Sorry, forgot to send this copy to ASA list earlier today.
>From: Bert Massie <firstname.lastname@example.org>
> Yes I have read some of your material but honestly not as much as you would
> prefer. Let me do some homework
Yes, Bert, please do. I know I've been pushing you a bit on this matter of
doing some homework. Here's a little story that gives you a sample of the
the background to my frustration.
About four years ago, late in the afternoon of an already frustrating day, I
received a telephone call in my office at Calvin.
"Hello, this is Mrs. Van Der Vander. I just brought my daughter to Calvin
College and now I would like you to meet with me and tell me what you
believe about Genesis and creation."
"That's very nice," I replied, "I'm glad to hear that you're interested in
such matters. You see, I have found these questions to be so important that
I have spent years of my life putting my views into writing so that people
like you would know exactly what I teach. Have you read any of the books or
essays that I have written on these important issues?"
After a brief silence came the all too familiar answer. "No,... I haven't."
"Well, Mrs. Van Der Vander," I responded, "I would suggest that you take
some time and read some of the things I have written. Then, if you still
have questions, call me again."
Back to Bert's questions.
> But, I still do not feel that you have responded to the basic question I
[Skip an illustration that I didn't find particularly helpful]
> So, tell me what I am to look for to differentiate between your fully formed
> universe and the universe of the progressive creationist.
Bert, you continue to miss two important points that I (and others) have
been trying to make. I'll make one more try.
1. The model you call "the universe of the progressive creationist" cannot
be empirically compared to other models until you specify what supernatural
interventions are being proposed. For instance, if it includes the
specification that stars could be formed only by supernatural intervention,
then I would respond to you by telling you about the success of stellar
formation theories that are built on the foundation of the robust
formational economy principle. (see below)
However, if your only specification is that "there will be a number of cases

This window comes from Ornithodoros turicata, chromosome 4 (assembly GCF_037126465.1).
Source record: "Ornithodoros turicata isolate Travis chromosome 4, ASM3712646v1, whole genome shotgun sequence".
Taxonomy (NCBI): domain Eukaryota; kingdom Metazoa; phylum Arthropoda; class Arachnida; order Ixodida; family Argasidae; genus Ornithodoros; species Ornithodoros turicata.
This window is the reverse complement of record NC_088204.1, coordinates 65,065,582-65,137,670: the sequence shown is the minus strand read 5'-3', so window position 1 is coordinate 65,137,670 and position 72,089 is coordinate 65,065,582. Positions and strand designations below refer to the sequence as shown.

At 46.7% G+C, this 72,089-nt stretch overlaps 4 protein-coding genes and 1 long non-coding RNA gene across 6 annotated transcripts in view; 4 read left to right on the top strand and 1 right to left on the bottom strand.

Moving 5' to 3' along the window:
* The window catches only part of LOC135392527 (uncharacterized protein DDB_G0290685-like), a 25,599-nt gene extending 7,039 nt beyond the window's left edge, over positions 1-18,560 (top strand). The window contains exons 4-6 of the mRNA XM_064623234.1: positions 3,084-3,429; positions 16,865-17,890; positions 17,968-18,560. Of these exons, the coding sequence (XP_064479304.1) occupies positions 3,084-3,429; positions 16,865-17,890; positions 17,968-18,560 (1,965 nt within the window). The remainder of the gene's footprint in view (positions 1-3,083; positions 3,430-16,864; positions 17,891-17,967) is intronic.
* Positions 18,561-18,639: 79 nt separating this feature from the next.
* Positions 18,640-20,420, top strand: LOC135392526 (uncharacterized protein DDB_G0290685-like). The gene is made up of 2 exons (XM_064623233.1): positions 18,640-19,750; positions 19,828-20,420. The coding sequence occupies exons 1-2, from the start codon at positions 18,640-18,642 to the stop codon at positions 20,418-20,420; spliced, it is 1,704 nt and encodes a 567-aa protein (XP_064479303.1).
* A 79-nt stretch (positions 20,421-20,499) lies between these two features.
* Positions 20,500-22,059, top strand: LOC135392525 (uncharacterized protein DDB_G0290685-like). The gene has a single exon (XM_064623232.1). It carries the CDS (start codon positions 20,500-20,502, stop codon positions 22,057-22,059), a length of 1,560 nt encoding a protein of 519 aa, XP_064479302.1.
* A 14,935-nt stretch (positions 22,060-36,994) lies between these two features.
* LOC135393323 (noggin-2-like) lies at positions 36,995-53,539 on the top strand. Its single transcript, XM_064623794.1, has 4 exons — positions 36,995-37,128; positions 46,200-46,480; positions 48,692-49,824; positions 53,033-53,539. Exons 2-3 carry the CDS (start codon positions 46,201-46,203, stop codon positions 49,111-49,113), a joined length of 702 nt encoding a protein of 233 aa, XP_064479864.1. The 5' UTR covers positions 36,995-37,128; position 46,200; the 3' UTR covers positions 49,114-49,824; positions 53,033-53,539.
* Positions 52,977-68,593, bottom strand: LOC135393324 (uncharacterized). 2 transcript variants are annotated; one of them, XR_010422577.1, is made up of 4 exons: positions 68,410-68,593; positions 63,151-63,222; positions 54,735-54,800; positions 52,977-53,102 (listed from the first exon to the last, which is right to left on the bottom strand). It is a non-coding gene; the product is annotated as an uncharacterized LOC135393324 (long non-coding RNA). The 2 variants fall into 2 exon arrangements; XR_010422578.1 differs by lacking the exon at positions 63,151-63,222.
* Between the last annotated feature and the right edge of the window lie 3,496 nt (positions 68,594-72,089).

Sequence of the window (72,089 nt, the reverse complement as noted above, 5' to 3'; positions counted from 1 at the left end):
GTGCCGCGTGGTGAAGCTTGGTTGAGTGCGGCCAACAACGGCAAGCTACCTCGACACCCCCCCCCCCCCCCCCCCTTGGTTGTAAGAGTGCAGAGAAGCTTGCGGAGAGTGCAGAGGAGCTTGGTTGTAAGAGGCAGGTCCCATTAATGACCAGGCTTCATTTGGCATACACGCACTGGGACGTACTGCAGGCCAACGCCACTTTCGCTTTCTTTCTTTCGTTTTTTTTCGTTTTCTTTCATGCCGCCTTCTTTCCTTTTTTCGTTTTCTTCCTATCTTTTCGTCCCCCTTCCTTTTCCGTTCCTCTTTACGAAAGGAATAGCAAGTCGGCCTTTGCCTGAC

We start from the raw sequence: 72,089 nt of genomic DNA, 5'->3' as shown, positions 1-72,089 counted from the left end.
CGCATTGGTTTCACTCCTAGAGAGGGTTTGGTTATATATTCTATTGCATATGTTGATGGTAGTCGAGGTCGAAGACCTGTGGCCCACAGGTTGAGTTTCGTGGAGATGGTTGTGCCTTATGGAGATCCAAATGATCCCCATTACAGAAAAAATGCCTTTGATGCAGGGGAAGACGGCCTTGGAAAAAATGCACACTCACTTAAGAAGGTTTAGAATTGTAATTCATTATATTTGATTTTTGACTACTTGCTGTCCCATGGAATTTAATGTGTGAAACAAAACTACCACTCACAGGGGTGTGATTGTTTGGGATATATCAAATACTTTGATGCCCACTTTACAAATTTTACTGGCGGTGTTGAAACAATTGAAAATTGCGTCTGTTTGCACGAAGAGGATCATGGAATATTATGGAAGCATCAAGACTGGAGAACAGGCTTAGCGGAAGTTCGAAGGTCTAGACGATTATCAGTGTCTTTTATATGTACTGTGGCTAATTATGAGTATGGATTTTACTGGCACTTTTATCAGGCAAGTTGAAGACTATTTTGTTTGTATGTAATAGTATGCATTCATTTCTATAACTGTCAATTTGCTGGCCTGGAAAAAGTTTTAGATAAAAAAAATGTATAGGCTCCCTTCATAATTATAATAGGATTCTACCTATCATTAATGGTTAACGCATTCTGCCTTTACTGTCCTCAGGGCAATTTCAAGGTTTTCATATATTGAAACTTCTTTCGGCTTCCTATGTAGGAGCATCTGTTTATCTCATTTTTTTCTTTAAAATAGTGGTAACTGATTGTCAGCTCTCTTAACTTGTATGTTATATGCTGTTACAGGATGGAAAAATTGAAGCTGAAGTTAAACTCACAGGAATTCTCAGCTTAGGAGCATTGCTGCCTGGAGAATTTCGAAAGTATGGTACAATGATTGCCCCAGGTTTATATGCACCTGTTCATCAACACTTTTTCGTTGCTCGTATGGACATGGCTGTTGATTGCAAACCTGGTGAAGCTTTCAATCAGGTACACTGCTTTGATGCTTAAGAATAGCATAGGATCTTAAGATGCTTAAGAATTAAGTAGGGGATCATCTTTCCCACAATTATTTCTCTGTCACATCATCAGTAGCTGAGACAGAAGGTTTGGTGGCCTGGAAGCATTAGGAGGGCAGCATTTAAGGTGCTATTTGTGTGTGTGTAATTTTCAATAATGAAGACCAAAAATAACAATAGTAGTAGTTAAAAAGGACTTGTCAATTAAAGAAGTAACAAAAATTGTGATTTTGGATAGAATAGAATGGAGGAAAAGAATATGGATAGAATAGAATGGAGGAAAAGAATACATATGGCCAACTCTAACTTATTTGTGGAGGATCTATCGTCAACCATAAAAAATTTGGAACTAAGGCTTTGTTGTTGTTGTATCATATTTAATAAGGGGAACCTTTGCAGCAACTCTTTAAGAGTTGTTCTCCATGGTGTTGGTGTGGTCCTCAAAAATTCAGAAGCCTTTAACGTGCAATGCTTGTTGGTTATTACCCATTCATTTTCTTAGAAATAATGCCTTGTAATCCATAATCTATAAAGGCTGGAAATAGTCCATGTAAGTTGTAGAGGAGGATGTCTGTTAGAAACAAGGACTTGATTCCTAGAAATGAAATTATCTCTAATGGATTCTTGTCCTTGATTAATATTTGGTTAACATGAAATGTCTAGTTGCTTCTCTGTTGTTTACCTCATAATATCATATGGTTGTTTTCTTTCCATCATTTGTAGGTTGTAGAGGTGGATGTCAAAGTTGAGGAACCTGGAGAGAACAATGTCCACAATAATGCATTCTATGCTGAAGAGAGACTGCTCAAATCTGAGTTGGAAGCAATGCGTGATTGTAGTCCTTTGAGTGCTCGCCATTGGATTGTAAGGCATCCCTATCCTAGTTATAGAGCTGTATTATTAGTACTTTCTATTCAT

in which we cannot now, with our present and limited understanding of
formational processes and events, and with the limited empirical evidence at
hand, give a full and detailed account of exactly how biotic system X came
to be formed," then you are offering me nothing more than the familiar
appeal to ignorance. As is usually pointed out, the absence of evidence (to
support a specific and detailed formational account) does not count as
evidence of absence (of the formational capabilities that would be required
to account for the formation of X).
2. Comprehensive (or "metascientific," if you prefer) principles like the
robust formational economy principle are tested mostly for their long-term
fruitfulness in the larger enterprise of theory formulation and theory
evaluation. There is no simple observation or measurement whose result will
demonstrate its truth or falsehood. That's why I answered your earlier
question in the following manner:
>> > What do I look for with my neat new 8 meter space based telescope that
>> > would support your views?
>> Bert, you would do exactly as astronomy has done for a good part of the last
>> century. Example: You discover empirically that stars come in different
>> varieties -- main sequence, red giant, white dwarf, etc. You also see
>> evidence that stars are forming from globules of gas and dust embedded in
>> large interstellar nebulae. You model the formation and subsequent
>> development of stars and compute what sort of history stars might have. You
>> discover that the computational model predicts that stars would first fall
>> along the main sequence region of the H-R diagram, arranged according to
>> mass value, consistent with earlier observations. You then discover that the
>> model predicts that when medium mass stars complete their main sequence
>> phases they become red giant stars, then shed their outer portion to form a
>> planetary nebula, finally leaving behind a white dwarf star. You conclude
>> from evidence of this sort (and _much_ more like it) that this computational
>> model for stellar formation and development has the attractive feature that
>> it not only accounts for the diversity of stellar types but also
>> demonstrates that these diverse types are related to one another as members
>> of a temporal sequence. The systematic interrelatedness of stellar types
>> with the formational history of stars has an aesthetic quality that is
>> highly valued in scientific theory evaluation.
>> > You "fully gifted formation economy" is not very scientific,
>> Sorry, Bert, but you are as wrong as wrong can be on this. One of the most
>> important assumptions employed in formulating the scientifically successful
>> computational model for stellar evolution noted in the example above is none
>> other than what I call the "robust formational economy principle."
>> To state it even more strongly, the assumption that this principle applies
>> to the formational history of things from atoms to star-filled galaxies has
>> demonstrated itself to be one of the most fruitful assumptions made in
>> cosmology, astronomy, geology, and numerous other physical sciences. The
>> vast majority of persons in the life sciences would, I believe, say the same
>> for the formational history of life on earth.
>> The scientific success of the robust formational economy principle is on
>> public display. I don't know how you missed seeing it, Bert.
Bert, good scientific theories are sometimes recognized in the same way that
we recognize good people. "By their fruit you will recognize them." (cf.
Howard Van Till
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